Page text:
Lichter said he listens for “possibilities and possible missed opportunities” when he works with a musician. “In the hands of other studios, there would be infinite missed opportunities. First, I listen for what they’re saying. Hearing the lyrics, I need to make sure the music matches the sentiment of the song.”
The process allows the musician to hear a song in a new way, uncovering directions where it could go, said Maring.
“It’s almost like a re-introduction to your own song in a beautiful way because he’ll apply a couple of parts and you can say I love this or I don’t, but it gives you an angle of the places he can take it,” Maring said. “I play in a band with four other guys, but these are songs that I don’t necessarily bring down to the band that have a lot of meaning to me. They’re about my own life and journey and people and love and places lived. And so I’ve brought these songs to [Lichter] and he just got it right away and started delivering on the sound, it was like we were brothers.”
Lichter said that his work requires building a level of trust with the artists who come to the studio.
Lichter smiled and said, “Trust your pilot. I fly the plane.”
“I usually have a meeting with the artist well in advance. If Charlee came in cold to start working, it would have been a very, very rough start. We try to spend a little bit of time together in advance, so we get to know each other, so he can sort of know where I’m coming from,” said Lichter. “Sometimes disagreements arise but it’s all because of the deep passion for the end product.”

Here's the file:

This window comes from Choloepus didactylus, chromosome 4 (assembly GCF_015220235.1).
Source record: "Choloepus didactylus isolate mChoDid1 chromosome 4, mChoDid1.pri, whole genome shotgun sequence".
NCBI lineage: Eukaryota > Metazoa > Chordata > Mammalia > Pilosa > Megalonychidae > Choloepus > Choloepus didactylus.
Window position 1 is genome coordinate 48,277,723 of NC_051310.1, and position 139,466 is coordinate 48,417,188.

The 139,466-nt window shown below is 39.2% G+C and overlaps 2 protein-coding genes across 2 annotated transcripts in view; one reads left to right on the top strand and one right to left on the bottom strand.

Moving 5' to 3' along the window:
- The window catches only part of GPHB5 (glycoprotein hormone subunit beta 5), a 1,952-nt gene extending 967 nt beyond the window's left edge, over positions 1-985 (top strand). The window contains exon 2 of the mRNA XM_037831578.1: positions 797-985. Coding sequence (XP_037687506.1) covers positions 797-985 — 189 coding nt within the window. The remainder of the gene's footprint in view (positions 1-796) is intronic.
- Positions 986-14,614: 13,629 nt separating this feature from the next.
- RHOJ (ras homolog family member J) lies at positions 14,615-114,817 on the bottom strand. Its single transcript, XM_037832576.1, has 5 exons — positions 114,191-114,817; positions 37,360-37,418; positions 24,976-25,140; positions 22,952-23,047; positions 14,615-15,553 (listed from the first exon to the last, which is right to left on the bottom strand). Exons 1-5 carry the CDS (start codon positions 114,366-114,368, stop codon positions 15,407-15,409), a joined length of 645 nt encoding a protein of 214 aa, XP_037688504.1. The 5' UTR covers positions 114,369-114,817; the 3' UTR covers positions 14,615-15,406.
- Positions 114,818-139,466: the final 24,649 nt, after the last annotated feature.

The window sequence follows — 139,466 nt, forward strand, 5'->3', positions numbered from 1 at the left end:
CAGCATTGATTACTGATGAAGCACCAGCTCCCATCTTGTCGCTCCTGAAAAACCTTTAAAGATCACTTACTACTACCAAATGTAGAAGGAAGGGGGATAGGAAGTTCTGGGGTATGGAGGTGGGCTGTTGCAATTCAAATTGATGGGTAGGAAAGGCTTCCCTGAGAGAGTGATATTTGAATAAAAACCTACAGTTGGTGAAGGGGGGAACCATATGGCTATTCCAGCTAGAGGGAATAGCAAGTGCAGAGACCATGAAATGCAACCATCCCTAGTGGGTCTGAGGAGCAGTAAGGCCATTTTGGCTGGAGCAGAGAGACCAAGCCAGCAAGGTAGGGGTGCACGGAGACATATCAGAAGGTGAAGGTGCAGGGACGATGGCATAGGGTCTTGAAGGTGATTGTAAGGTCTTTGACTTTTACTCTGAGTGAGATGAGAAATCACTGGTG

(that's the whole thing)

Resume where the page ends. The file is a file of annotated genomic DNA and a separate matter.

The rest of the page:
Maring said he was ultimately taking Lichter’s advice. “It takes me down the path that I want it to go anyway — it’s just you need to be open-minded about suggestions.”
Lichter smiled and said, “Trust your pilot. I fly the plane.”
Life takes a turn
Lichter said that ten years ago when is daughter Inara, now 12, was very sick, he re-ordered the priorities in his life, including how he ran Dirt Floor.
“I had Dirt Floor and I was doing my thing… but I was a bit halfhearted up until she had a health scare. When you have a child that is that sick and with something that threatening, it realigns the things that are important,” he explained. “I knew I wanted to do this because I didn’t want to get to the end of my life and say I should have done it. She was recovering and she was coming back and [the studio] was a gift to her because I wanted to show her you can do the thing you want to do with your life, but you’ve got to be focused, driven and have one foot in practicality.”